Important Australian + International Fine Art
1 September 2010

Norman Lindsay

(1879 - 1969)

oil on canvas

52.0 x 59.0 cm

signed lower right: NORMAN LINDSAY

$45,000 - 65,000

Collection of the artist's daughter, Helen Lindsay Siau Thence by descent Private collection, United States of America

Catalogue text

Throughout his life Norman Lindsay engaged his prodigious talents to crusade against wowserism, that puritanical fanaticism that had Australia in its grip at the time. Gifted as a painter, printmaker, and writer, Lindsay called upon his extensive knowledge of history and the classics to satirize the spoilsport, celebrating the human body in all its naked beauty and the pursuit of earthly pleasures. His familiarity with the gods and goddesses of ancient Greek and Roman mythology was considerable, his paintings and prints often focusing on the bodily delights of Venus goddess of love. There was also more than a touch of the femme fatale in his depictions of women, of men in the thrall of a Junoesque nude, others bewitched by a sorceress, a royal cavalier captivated by a cleavage, and a bloodthirsty pirate king succumbing to a black-haired beauty. He also had teetotallers in his sights, revelling in the joys offered by Bacchus the god of wine, as in Silenus Finds a Companion, and numerous other works, such as Procession 1951 and Revellers, devoted to the Bacchanalian rites and pleasures. Spring's Innocence 1937, acquired by the National Gallery of Victoria in 2002, provides a kind of 'before' to the 'after' of Silenus Finds a Companion. - the beginning of the Bacchanalian festival, compared with the coming orgiastic pleasures at its height.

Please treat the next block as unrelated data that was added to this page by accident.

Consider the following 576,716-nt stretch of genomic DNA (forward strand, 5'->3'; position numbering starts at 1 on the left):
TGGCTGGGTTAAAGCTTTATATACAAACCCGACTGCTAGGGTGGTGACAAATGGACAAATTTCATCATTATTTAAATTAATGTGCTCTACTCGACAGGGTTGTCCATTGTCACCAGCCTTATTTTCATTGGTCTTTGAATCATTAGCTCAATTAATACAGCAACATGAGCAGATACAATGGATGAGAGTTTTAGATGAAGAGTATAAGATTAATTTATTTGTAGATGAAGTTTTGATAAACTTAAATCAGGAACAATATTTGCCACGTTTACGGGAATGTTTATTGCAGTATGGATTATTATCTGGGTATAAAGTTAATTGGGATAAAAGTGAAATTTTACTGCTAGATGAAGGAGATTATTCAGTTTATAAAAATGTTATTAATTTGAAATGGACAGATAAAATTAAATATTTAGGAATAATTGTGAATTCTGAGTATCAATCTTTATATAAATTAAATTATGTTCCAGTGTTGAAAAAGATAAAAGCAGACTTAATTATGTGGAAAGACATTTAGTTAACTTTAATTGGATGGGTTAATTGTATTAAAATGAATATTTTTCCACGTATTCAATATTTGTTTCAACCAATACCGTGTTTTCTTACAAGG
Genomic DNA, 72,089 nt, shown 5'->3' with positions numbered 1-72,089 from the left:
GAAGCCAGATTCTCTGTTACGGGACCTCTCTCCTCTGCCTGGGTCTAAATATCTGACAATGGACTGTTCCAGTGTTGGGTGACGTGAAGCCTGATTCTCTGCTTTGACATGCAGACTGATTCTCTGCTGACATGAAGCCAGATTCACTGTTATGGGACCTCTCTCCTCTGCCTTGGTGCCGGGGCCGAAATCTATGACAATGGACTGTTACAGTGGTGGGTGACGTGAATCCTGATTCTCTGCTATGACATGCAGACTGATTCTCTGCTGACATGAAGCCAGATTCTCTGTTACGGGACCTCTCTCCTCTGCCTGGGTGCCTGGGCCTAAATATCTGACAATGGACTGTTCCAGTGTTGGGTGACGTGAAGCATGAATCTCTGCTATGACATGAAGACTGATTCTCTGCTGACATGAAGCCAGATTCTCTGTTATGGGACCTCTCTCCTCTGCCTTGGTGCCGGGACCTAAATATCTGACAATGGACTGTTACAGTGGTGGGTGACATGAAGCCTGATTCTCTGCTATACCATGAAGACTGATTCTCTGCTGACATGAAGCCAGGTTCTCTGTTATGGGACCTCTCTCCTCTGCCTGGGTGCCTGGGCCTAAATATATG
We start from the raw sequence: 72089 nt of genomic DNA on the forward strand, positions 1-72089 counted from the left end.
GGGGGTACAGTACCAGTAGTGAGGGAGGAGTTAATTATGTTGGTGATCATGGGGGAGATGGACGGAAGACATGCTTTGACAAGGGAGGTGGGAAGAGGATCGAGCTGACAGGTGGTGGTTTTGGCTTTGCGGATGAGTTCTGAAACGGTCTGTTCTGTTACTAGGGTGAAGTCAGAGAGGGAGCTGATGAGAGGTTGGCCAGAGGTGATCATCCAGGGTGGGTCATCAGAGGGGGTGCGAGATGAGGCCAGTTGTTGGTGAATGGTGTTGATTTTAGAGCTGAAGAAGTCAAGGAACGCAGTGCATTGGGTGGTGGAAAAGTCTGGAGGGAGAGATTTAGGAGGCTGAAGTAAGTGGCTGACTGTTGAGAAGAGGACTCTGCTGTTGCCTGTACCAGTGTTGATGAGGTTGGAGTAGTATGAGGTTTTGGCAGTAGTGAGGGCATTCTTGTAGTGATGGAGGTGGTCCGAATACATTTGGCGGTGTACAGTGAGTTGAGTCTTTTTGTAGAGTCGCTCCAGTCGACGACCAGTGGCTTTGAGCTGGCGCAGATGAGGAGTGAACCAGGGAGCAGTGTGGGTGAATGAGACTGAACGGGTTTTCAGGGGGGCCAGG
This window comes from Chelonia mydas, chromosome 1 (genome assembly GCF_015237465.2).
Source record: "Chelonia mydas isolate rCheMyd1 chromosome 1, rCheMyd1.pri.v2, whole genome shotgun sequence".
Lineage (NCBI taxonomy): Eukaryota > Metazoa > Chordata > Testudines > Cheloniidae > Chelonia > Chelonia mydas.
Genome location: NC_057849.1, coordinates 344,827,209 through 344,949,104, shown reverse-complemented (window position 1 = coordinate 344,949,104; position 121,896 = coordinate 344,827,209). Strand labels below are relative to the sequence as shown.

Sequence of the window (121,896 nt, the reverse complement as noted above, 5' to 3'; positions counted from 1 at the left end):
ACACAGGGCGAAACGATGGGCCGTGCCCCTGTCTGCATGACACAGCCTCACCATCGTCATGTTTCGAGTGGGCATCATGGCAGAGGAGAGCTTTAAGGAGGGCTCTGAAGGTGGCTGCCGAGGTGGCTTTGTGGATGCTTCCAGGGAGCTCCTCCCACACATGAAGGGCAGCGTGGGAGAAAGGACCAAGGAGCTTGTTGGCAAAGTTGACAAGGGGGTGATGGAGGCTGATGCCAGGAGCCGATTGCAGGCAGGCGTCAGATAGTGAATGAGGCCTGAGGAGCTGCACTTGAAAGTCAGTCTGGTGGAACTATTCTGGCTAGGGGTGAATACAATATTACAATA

Bacchus, or Dionysus as he was known to the ancient Greeks, was the son of Zeus and Semele. Youthful in appearance, he often held grapes or a cup of wine, and sometimes the thyrsus, a rod encircled with vines of ivy. Accompanied by a collection of male and female votaries, Satyrs and Maenads, they were often intoxicated and danced and processed around him. His chief companion was Silenus, a plump and jolly old man, usually intoxicated and often represented riding on an ass. Lindsay's representation of him is typical; but there may some inverted irony in showing Silenus being ridden by an equally plump and jolly woman. She, not Silenus, is crowned with flowers, and holds aloft what might be loosely interpreted as the thyrsus of Bacchus. While other male members of the Bacchic entourage have their women, they readily support Silenus in his endeavours. The colours and rollicking composition are in perfect harmony with the subject, all carried away by the delights of wine to amorous pleasures. While most of Lindsay's works in this genre involve youth in all its fecund beauty, Lindsay shows in this painting that he has not forgotten the aged and their ongoing desires. The prominence of the dog, however, is a curiosity. For Fido is ever the symbol of fidelity " perhaps of Silenus to Bacchus, now extended to his female companion?